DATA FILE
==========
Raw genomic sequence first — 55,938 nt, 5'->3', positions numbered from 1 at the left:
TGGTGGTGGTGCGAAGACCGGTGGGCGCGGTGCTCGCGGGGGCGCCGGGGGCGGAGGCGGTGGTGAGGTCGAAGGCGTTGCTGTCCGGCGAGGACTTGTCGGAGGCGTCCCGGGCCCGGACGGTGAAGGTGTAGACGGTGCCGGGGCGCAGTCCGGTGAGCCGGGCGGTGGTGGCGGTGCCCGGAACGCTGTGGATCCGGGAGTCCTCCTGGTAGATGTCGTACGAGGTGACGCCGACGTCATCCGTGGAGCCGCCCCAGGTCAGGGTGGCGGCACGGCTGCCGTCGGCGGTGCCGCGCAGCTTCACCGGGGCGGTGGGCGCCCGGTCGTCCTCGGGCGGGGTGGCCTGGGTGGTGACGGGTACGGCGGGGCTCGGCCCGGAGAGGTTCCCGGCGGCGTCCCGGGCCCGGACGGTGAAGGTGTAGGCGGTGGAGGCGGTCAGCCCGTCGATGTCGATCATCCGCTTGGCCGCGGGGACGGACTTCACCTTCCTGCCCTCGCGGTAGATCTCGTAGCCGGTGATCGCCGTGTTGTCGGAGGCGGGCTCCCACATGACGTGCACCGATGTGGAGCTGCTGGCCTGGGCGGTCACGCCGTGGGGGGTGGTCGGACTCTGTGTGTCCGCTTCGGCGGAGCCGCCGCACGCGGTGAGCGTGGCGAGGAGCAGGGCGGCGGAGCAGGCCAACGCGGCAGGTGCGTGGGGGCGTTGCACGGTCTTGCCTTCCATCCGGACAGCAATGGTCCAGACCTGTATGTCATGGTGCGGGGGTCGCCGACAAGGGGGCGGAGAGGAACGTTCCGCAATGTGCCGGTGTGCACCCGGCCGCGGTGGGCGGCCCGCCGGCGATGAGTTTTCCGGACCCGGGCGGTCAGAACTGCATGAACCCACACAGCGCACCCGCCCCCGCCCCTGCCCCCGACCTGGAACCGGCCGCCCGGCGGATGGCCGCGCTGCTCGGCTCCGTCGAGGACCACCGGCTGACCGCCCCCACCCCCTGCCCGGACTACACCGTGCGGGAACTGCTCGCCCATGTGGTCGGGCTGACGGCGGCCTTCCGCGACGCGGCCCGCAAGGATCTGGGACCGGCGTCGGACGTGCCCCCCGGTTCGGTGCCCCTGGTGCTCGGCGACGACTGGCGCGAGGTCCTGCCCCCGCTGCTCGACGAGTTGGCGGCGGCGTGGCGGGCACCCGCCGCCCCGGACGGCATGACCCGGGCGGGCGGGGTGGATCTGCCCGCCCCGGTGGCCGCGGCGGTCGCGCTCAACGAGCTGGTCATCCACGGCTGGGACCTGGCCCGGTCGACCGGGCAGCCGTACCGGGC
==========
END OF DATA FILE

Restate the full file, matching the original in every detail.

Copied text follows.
Raw genomic sequence first — 55,938 nt, 5'->3', positions numbered from 1 at the left:
TGGTGGTGGTGCGAAGACCGGTGGGCGCGGTGCTCGCGGGGGCGCCGGGGGCGGAGGCGGTGGTGAGGTCGAAGGCGTTGCTGTCCGGCGAGGACTTGTCGGAGGCGTCCCGGGCCCGGACGGTGAAGGTGTAGACGGTGCCGGGGCGCAGTCCGGTGAGCCGGGCGGTGGTGGCGGTGCCCGGAACGCTGTGGATCCGGGAGTCCTCCTGGTAGATGTCGTACGAGGTGACGCCGACGTCATCCGTGGAGCCGCCCCAGGTCAGGGTGGCGGCACGGCTGCCGTCGGCGGTGCCGCGCAGCTTCACCGGGGCGGTGGGCGCCCGGTCGTCCTCGGGCGGGGTGGCCTGGGTGGTGACGGGTACGGCGGGGCTCGGCCCGGAGAGGTTCCCGGCGGCGTCCCGGGCCCGGACGGTGAAGGTGTAGGCGGTGGAGGCGGTCAGCCCGTCGATGTCGATCATCCGCTTGGCCGCGGGGACGGACTTCACCTTCCTGCCCTCGCGGTAGATCTCGTAGCCGGTGATCGCCGTGTTGTCGGAGGCGGGCTCCCACATGACGTGCACCGATGTGGAGCTGCTGGCCTGGGCGGTCACGCCGTGGGGGGTGGTCGGACTCTGTGTGTCCGCTTCGGCGGAGCCGCCGCACGCGGTGAGCGTGGCGAGGAGCAGGGCGGCGGAGCAGGCCAACGCGGCAGGTGCGTGGGGGCGTTGCACGGTCTTGCCTTCCATCCGGACAGCAATGGTCCAGACCTGTATGTCATGGTGCGGGGGTCGCCGACAAGGGGGCGGAGAGGAACGTTCCGCAATGTGCCGGTGTGCACCCGGCCGCGGTGGGCGGCCCGCCGGCGATGAGTTTTCCGGACCCGGGCGGTCAGAACTGCATGAACCCACACAGCGCACCCGCCCCCGCCCCTGCCCCCGACCTGGAACCGGCCGCCCGGCGGATGGCCGCGCTGCTCGGCTCCGTCGAGGACCACCGGCTGACCGCCCCCACCCCCTGCCCGGACTACACCGTGCGGGAACTGCTCGCCCATGTGGTCGGGCTGACGGCGGCCTTCCGCGACGCGGCCCGCAAGGATCTGGGACCGGCGTCGGACGTGCCCCCCGGTTCGGTGCCCCTGGTGCTCGGCGACGACTGGCGCGAGGTCCTGCCCCCGCTGCTCGACGAGTTGGCGGCGGCGTGGCGGGCACCCGCCGCCCCGGACGGCATGACCCGGGCGGGCGGGGTGGATCTGCCCGCCCCGGTGGCCGCGGCGGTCGCGCTCAACGAGCTGGTCATCCACGGCTGGGACCTGGCCCGGTCGACCGGGCAGCCGTACCGGGC